Stimulation through simulation at Morpeth
Ringing World 23rd April 2010
| I first encountered the concept of ringing simulators
many years ago when I purchased a DOS version of ABEL. I was impressed
by the concept but the constraint of just using keyboard controls (with
no possibility of connecting to the local bells in Oswestry at that
stage) left me feeling it was little more than a novelty. This early
contact probably conditioned my mind as to what a simulator was.
On moving to Morpeth, having a secular tower in the middle of town, I found there were residential properties with windows only one narrow carriageway distant from the louvres. Not surprisingly the local council impose strict limitations on the amount of ringing allowed.
Thoughts turned to the possibility of a simulator allowing more frequent use of the facilities (perhaps not for the purist!) and the availability of a grant suggested this should be investigated further. I recall becoming irritated when looking at advertisements in The Ringing World when several devices were all described as simulators despite having differing functions. In particular the Saxilby Simulator stood out as being what is generally described as a dumb bell rather than the more accepted definition of a simulator (more of this later).
With a generous donation from, the now defunct, Castle Morpeth Borough Council we installed a Bagley multi bell interface, sensing all eight bells, connected to a lap top computer running ABEL. This has allowed quite a number of visiting bands, special practice sessions and quarter peals that would not have been possible under the existing rules.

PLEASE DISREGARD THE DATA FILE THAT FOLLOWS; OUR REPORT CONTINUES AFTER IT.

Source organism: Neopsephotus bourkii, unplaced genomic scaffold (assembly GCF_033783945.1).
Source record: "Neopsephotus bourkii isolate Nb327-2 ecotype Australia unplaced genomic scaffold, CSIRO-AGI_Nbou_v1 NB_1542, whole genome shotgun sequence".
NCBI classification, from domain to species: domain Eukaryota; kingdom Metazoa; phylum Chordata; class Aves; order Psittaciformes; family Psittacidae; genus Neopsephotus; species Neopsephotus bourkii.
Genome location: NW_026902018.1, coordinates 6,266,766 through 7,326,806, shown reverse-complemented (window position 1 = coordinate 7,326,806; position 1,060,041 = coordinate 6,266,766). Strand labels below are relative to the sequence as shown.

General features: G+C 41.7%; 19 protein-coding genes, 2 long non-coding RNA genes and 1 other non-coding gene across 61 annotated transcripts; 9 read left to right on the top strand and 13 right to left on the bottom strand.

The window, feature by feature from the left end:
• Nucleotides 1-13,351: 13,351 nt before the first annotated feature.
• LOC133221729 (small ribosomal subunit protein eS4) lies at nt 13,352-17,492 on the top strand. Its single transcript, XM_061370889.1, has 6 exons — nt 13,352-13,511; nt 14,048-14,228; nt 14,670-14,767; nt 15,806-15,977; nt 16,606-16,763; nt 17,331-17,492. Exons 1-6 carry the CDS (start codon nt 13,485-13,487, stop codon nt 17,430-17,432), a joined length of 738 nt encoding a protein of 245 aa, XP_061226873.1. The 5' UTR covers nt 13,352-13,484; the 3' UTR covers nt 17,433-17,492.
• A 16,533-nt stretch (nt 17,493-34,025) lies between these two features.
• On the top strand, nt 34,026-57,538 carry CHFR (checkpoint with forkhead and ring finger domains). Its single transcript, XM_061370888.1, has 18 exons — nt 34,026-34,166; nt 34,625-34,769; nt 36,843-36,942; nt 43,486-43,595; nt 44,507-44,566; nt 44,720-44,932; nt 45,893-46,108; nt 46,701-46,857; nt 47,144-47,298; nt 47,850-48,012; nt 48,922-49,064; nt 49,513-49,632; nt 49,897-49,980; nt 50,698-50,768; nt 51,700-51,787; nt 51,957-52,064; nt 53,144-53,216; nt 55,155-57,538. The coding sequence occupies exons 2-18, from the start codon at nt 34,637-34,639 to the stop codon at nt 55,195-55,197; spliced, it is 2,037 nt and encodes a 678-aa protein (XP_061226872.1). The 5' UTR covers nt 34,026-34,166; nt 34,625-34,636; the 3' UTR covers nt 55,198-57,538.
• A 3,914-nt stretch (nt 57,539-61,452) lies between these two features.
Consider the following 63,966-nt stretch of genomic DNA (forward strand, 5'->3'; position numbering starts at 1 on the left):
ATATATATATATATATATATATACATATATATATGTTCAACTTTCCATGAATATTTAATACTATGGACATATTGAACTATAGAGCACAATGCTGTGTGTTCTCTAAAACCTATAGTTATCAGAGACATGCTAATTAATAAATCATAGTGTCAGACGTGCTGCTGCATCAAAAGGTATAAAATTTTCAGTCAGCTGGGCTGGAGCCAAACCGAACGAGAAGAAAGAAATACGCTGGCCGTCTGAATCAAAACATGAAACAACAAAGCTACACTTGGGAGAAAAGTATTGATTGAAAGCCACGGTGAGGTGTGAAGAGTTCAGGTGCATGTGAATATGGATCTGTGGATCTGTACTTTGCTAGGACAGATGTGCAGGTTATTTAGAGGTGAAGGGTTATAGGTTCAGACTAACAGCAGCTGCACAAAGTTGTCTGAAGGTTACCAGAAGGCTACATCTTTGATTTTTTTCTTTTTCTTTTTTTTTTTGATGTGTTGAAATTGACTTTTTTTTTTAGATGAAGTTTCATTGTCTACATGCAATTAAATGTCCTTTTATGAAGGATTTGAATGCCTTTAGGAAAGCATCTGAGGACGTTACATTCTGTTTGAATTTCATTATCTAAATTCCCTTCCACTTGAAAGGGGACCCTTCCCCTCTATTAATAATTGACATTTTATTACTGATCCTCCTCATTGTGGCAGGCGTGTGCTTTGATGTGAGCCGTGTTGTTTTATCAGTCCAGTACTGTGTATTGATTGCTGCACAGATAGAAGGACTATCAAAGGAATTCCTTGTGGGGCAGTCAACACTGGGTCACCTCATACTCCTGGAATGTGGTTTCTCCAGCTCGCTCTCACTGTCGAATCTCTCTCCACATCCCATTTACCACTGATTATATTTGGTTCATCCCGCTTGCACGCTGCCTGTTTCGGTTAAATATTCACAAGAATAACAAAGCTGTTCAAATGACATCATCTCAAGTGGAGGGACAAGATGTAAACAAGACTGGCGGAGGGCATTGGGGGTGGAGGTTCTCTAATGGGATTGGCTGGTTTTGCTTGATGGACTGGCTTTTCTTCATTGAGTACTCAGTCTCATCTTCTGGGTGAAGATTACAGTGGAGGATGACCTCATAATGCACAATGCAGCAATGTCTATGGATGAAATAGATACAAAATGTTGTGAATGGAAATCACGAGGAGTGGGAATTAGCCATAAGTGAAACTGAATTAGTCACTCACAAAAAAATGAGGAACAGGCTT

A further benefit was that when teaching bell handling, on a silenced bell, the student could experience when the bell sounded from the outset. As they advanced they were then able to learn to control the speed of their bell against the simulator developing listening and rhythm skills long before rope sight became an issue. One disadvantage was the need to apply silencers to the bells and this became an increasing issue as health problems made it harder to clamber around in the belfry.
At this point my mind turned back to the Saxilby Simulator advertisements and the possibility of installing a unit in the clock room so that it could be rung from the ringing chamber. Although the web site seemed to emphasise how it could be used away from the tower I could not escape the view that it might find a home there. A change of local authority structure brought about a change in tower ownership and this, in turn, opened up new funding possibilities.
Feeling that it would be unwise to invest without being confident of the outcome I started to enquire where the nearest example might be for a trial. David Horrocks suggested three examples in Yorkshire that were the nearest to Northumberland and so it was that David Potter extended a warm welcome to York Minster to allow a trial “ring” on their installation. (This really was a good ruse, not only did I get to try the Saxilby but I was given a private tour of all the bells, including the carillon, and had details of the ringing references in the medieval stained glass pointed out. Thank you David.) By now I was convinced that this would be a useful tool. It is smaller and lighter than a conventional bell and well designed so that there is little danger of any breakages due to mishandling. A large proportion of the total mass is built into the wheel and this ensures that it turns at an acceptable speed making it a very safe initial training aid.